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What is a Scratch Coat?

Malcolm Tatum
By
Updated May 17, 2024
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Scratch coats are the bottom layer or coating of plaster that is applied to a wall. While still wet, this coat is scratched using a trowel or some type of serrated blade. The creation of a web of surface scratches helps the second coat of plaster to adhere to the scratch coat properly by allowing the overcoat of plaster to enter the scratches and create a bond between the two layers.

The application of scratch coating can be utilized with just about any type of wall, including new construction. The scratch coat can be applied to such diverse wall surfaces as stone, sheetrock and even brick. Once this base coat is applied to the wall, it is allowed to dry slightly. However, the creation of the scratches takes place before the first layer of plaster has a chance to set. This leaves behind a rough surface with tiny indentations that can be filled as the second coat of plaster is administered.

While there are comb-like tools that can be used to make the scratches in the underlying coat, it is more common to make use of a trowel or even a serrated knife to create the series of scratches. The actual task of making scratches in the plastering is not difficult at all. Since the scratch coat is the first layer of plaster on the wall, there is no need to spend a lot of time smoothing the surface before initiating the scratching process. Essentially, the scratch coat simply needs to be relatively smooth, but with small scratches distributed all along the surface of the wall.

Once the scratch coat has been allowed time to set, the finish coat can be applied. While plastering on this top coating, the second layer of plaster will fill in the scratches on the underlying coat. This action essentially creates points all along the surface of the wall where the two layers are joined and are allowed to create a bond that provides greater stability to the finished plaster.

While it is possible to use this combination of a scratch coat and a finishing coat to plaster any type of wall, many professionals tend to discourage using this approach on brick walls. The reason for this is that the small amounts of salt can over time collect in the tiny niches in the brick surface or even leech into the brick from the ground or the roofline along the top of the wall. The salt will delay the drying process of the plaster significantly.

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Malcolm Tatum
By Malcolm Tatum , Writer
Malcolm Tatum, a former teleconferencing industry professional, followed his passion for trivia, research, and writing to become a full-time freelance writer. He has contributed articles to a variety of print and online publications, including About Mechanics, and his work has also been featured in poetry collections, devotional anthologies, and newspapers. When not writing, Malcolm enjoys collecting vinyl records, following minor league baseball, and cycling.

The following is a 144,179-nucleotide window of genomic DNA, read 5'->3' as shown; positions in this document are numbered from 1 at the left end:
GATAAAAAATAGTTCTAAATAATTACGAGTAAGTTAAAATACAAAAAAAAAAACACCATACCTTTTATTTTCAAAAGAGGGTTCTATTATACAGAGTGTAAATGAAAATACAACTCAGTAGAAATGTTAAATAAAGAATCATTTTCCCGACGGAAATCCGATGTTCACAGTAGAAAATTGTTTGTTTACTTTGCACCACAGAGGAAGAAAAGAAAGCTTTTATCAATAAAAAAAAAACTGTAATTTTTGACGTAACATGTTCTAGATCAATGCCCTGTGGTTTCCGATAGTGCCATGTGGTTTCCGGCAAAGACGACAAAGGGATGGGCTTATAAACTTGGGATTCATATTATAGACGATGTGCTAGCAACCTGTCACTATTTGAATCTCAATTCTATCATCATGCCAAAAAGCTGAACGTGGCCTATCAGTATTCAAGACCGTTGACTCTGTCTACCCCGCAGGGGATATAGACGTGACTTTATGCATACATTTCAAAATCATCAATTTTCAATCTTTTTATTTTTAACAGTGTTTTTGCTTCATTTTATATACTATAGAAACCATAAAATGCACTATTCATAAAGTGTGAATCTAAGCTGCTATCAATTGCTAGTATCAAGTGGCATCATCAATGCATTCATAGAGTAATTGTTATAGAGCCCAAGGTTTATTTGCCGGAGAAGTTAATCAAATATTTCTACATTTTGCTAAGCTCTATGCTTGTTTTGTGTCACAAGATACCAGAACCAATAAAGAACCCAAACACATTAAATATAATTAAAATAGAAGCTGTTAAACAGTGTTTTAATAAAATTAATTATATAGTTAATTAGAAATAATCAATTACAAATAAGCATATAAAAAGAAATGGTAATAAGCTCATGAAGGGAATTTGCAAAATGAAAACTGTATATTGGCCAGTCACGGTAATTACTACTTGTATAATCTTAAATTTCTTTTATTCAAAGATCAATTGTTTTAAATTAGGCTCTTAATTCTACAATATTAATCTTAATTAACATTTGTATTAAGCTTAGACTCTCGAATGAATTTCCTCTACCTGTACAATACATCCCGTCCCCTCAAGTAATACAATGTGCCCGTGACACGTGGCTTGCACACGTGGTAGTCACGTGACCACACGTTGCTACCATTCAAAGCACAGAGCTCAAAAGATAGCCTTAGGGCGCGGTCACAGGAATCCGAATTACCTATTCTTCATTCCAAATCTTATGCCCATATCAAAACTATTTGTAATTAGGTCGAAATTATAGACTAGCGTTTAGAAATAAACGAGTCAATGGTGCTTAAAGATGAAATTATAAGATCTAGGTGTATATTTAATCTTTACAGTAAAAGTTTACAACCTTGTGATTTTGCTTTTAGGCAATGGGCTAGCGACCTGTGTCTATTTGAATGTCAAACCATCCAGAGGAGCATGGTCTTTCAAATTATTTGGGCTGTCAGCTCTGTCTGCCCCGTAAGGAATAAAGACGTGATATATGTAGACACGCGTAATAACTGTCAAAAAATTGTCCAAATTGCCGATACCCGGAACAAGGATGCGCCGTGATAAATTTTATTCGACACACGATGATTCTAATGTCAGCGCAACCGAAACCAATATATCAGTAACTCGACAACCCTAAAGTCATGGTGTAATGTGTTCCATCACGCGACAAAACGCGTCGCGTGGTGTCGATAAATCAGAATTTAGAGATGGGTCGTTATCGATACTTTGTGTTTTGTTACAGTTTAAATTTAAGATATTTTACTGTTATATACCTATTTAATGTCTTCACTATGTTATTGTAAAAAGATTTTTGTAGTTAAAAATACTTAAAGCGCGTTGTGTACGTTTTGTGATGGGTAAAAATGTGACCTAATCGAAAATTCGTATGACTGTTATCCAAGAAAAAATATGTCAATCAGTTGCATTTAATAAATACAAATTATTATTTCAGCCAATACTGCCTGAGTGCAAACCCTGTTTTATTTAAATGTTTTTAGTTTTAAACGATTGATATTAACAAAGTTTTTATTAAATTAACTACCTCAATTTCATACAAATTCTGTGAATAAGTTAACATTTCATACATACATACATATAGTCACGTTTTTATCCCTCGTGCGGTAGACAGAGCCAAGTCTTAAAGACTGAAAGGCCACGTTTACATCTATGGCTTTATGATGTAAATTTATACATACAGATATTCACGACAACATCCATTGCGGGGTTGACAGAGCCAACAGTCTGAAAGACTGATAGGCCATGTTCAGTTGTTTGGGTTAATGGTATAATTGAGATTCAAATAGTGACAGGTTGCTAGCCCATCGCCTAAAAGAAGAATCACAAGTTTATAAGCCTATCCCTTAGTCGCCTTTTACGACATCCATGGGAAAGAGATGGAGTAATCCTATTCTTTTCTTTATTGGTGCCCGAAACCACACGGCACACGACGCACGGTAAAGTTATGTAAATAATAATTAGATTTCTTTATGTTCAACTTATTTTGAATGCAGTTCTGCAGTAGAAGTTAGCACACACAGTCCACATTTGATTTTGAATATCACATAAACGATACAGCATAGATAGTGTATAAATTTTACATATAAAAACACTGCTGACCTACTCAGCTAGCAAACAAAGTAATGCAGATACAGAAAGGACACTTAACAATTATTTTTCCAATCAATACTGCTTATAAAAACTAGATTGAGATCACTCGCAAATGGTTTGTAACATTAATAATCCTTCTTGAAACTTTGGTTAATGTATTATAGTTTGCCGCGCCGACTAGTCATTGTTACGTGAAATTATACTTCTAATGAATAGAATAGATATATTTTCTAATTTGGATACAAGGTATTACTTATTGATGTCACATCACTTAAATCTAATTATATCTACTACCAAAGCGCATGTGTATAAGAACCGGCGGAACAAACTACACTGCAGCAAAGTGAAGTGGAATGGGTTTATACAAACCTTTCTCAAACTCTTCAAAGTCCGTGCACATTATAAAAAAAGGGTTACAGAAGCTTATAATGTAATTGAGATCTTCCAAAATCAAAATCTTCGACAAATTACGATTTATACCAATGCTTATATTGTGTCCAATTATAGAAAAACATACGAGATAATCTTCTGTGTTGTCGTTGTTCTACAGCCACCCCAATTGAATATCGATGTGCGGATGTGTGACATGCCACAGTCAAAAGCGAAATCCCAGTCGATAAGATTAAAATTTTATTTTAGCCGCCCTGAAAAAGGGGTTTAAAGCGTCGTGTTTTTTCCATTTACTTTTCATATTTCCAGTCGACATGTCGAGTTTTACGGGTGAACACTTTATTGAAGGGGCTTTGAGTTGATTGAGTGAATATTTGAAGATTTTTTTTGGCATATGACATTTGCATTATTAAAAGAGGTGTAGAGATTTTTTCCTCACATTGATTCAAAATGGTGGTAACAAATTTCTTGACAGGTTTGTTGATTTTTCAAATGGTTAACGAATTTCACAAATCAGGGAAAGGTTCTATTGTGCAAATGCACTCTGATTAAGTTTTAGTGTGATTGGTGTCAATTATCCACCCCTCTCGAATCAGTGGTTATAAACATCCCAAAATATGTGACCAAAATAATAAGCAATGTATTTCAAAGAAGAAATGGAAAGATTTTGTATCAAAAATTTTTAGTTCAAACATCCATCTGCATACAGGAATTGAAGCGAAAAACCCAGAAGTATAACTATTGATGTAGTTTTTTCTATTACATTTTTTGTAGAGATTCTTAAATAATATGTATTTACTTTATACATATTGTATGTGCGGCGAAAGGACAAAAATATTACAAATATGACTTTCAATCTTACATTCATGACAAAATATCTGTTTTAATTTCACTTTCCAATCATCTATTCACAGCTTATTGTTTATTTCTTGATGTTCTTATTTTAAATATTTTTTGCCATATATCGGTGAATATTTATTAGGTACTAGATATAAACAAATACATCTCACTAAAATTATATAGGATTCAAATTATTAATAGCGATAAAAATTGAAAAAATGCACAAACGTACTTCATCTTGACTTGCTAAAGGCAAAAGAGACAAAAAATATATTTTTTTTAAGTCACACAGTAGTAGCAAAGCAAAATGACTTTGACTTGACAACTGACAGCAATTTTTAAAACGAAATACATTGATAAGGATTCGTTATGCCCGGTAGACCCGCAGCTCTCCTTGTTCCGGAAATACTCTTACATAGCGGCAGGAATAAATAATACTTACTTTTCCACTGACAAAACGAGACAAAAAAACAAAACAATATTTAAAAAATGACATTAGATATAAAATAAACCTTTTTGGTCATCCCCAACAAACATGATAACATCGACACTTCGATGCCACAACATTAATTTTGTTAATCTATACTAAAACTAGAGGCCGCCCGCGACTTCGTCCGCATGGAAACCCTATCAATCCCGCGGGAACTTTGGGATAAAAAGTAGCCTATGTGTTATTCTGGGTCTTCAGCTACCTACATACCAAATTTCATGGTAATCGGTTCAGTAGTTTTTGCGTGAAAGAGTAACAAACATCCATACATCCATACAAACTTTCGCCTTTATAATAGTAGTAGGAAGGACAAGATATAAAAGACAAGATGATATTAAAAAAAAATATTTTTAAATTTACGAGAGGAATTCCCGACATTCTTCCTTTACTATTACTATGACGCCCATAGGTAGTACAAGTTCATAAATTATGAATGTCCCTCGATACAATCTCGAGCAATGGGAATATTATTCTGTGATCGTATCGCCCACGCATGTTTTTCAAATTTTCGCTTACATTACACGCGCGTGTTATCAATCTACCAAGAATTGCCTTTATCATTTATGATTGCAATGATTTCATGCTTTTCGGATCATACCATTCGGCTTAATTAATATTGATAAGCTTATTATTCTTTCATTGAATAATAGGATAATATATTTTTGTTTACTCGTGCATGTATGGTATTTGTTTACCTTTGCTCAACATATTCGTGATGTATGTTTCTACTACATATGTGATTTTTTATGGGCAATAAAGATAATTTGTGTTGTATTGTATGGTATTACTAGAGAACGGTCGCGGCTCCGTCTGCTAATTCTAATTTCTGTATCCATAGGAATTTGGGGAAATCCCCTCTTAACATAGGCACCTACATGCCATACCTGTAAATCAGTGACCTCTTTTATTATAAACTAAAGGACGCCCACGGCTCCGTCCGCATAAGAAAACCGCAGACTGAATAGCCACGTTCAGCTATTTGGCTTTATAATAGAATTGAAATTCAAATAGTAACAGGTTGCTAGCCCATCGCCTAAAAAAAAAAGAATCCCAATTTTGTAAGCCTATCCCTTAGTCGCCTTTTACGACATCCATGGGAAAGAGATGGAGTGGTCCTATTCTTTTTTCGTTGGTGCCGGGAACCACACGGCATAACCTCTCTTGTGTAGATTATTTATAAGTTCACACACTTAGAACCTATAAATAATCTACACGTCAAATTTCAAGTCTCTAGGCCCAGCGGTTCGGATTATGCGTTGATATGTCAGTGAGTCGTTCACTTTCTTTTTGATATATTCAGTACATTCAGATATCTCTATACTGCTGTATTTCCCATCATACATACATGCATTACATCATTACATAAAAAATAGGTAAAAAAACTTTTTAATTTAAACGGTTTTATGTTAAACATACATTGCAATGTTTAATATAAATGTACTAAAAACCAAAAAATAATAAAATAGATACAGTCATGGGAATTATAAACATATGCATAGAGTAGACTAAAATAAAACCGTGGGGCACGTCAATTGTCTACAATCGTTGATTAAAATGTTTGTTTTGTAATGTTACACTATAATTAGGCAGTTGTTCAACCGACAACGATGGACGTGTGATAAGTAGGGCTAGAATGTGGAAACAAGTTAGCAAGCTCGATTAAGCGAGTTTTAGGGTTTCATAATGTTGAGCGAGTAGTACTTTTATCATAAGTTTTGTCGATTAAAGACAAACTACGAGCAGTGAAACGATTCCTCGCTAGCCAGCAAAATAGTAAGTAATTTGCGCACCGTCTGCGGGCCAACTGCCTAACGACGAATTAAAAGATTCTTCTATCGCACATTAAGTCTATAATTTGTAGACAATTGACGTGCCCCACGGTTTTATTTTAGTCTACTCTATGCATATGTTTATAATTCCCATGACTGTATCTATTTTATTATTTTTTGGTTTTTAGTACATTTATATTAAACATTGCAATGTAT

Discussion Comments

By Perdido — On Sep 16, 2012

My friend paints houses for a living, and I once went to work with him and watched him apply stucco. He did a scratch coat, a brown, coat, and a finish coat of stucco.

He had to keep the scratch coat moist until it was time to apply the brown coat. The brown coat is just as thick and made of the same stuff as the scratch coat, but you don't score it at all.

The finish coat is thinner than the previous two. It is the final coat, and since you already have two thick coats beneath it, there is no need for it to be thick.

By cloudel — On Sep 15, 2012

I have seen scratch coats of plaster that never got painted over, and they were very rough looking. A lot of buildings downtown in my area look old and abandoned, and a few of them just were never completely finished, yet businesses still operate inside of them.

One building is an art gallery. The scratch coat layer is all you can see once you step through the doors. If you touch it, it is rougher than the surface of brick!

I guess it's okay for an art gallery to have scratch coat walls, because it's a bit unconventional. Also, the focus is meant to be on the art itself and not the building.

By shell4life — On Sep 15, 2012

@DylanB – It's best to score your stucco scratch coat all in one direction. Don't score it vertically, because this can cause the water you will be spraying on it to keep it moist to run off too quickly. Also, it could cause cracking.

So, scratch the coat horizontally. You don't need to do any diagonal scratches or mix it up, because that could actually weaken the layer.

I like using a rake made for scoring plaster. This is the easiest way to get a series of even horizontal lines.

By DylanB — On Sep 14, 2012

I am going to be applying stucco to my walls soon as part of a remodeling project. I know next to nothing about the process of applying a scratch coat, and I'm hoping someone can help me out.

Does it matter if I make the scratches horizontally or vertically? Should I mix up the direction in which I make the scratches, or should they all go in the same direction?

Malcolm Tatum

Malcolm Tatum

Writer

Malcolm Tatum, a former teleconferencing industry professional, followed his passion for trivia, research, and writing...
Learn more
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